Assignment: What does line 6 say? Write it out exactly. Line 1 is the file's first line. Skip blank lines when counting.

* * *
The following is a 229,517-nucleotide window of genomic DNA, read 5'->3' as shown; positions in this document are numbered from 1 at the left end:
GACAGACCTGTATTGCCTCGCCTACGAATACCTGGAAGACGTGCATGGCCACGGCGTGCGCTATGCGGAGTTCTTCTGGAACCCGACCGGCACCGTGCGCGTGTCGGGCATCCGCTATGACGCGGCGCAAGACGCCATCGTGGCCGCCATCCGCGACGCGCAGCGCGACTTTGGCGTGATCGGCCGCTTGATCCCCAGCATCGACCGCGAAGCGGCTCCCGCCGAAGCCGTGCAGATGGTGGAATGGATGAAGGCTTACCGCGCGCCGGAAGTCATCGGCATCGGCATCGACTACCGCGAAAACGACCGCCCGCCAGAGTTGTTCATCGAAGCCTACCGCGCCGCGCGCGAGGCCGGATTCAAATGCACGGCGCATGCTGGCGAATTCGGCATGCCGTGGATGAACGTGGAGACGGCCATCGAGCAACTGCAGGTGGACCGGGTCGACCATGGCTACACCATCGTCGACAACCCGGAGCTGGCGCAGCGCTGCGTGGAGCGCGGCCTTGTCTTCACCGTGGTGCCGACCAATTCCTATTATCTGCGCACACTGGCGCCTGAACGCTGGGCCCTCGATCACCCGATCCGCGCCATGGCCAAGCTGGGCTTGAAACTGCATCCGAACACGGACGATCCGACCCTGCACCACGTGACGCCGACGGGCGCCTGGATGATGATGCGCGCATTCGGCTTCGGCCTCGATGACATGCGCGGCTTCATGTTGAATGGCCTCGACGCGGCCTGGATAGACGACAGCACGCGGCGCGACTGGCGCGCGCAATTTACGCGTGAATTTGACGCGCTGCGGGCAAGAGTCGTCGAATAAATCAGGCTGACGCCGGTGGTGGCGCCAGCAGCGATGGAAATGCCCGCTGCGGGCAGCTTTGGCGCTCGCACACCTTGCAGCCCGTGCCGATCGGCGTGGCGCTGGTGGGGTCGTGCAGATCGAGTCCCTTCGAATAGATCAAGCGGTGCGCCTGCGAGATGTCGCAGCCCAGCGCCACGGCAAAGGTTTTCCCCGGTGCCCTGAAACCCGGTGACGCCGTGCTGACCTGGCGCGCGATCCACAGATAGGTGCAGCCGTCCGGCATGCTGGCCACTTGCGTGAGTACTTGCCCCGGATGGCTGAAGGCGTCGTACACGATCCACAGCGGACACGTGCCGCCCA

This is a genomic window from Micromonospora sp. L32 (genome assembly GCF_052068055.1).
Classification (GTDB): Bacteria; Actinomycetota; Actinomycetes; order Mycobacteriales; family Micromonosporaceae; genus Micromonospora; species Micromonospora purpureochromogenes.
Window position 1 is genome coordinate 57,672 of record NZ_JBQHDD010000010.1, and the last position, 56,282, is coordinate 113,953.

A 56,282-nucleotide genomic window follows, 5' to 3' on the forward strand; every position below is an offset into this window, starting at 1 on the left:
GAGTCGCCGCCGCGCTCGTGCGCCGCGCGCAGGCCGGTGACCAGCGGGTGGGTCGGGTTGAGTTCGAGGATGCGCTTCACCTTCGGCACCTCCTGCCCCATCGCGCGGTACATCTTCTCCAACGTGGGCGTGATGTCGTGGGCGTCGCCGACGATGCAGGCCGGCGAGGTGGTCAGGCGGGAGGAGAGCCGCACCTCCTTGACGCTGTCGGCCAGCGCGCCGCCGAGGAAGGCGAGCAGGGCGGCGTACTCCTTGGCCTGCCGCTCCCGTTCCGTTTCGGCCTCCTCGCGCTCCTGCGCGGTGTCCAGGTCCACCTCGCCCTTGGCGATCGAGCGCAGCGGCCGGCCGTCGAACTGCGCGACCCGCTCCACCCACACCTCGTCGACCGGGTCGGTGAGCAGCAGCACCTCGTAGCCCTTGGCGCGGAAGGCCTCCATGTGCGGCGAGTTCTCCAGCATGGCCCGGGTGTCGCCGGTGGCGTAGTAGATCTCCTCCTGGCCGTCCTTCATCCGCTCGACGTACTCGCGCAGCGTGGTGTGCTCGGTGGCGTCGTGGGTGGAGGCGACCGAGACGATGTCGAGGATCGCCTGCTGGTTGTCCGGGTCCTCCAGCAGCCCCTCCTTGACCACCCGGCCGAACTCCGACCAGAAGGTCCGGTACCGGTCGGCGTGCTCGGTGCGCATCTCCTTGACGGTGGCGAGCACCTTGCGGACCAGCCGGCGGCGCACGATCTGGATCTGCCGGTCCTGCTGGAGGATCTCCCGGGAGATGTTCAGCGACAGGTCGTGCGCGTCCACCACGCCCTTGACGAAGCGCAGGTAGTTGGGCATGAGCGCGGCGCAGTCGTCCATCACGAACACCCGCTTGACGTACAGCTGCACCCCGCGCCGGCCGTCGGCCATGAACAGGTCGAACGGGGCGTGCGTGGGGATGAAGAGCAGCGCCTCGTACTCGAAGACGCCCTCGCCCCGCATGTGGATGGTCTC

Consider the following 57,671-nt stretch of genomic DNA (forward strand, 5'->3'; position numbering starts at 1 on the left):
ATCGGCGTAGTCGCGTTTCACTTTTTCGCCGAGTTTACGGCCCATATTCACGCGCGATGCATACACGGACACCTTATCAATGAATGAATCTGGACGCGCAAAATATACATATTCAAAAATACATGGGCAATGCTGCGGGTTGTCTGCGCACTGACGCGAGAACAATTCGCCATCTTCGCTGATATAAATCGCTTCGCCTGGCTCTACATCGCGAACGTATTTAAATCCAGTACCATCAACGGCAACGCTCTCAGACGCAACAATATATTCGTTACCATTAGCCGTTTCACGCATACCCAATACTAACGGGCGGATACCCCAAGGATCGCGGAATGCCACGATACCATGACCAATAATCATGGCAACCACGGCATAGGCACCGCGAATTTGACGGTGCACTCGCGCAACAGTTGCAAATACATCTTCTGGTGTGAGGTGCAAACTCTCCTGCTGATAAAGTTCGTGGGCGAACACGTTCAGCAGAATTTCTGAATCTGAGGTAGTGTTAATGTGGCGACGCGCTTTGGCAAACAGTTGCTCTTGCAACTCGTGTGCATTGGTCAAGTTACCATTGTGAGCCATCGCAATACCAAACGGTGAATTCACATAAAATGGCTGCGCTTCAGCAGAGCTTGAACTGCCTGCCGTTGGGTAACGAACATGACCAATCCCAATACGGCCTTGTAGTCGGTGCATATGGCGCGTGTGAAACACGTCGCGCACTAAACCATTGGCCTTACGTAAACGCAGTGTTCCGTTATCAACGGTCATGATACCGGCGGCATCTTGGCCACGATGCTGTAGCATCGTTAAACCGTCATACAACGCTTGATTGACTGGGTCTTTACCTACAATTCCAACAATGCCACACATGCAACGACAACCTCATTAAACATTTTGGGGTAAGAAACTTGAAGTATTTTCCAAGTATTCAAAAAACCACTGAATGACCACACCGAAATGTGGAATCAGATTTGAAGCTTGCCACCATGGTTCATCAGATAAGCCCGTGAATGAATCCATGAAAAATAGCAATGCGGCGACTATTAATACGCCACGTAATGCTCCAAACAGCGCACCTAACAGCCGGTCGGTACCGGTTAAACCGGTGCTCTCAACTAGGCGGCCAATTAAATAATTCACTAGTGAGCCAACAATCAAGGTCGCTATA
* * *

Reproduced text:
A 56,282-nucleotide genomic window follows, 5' to 3' on the forward strand; every position below is an offset into this window, starting at 1 on the left: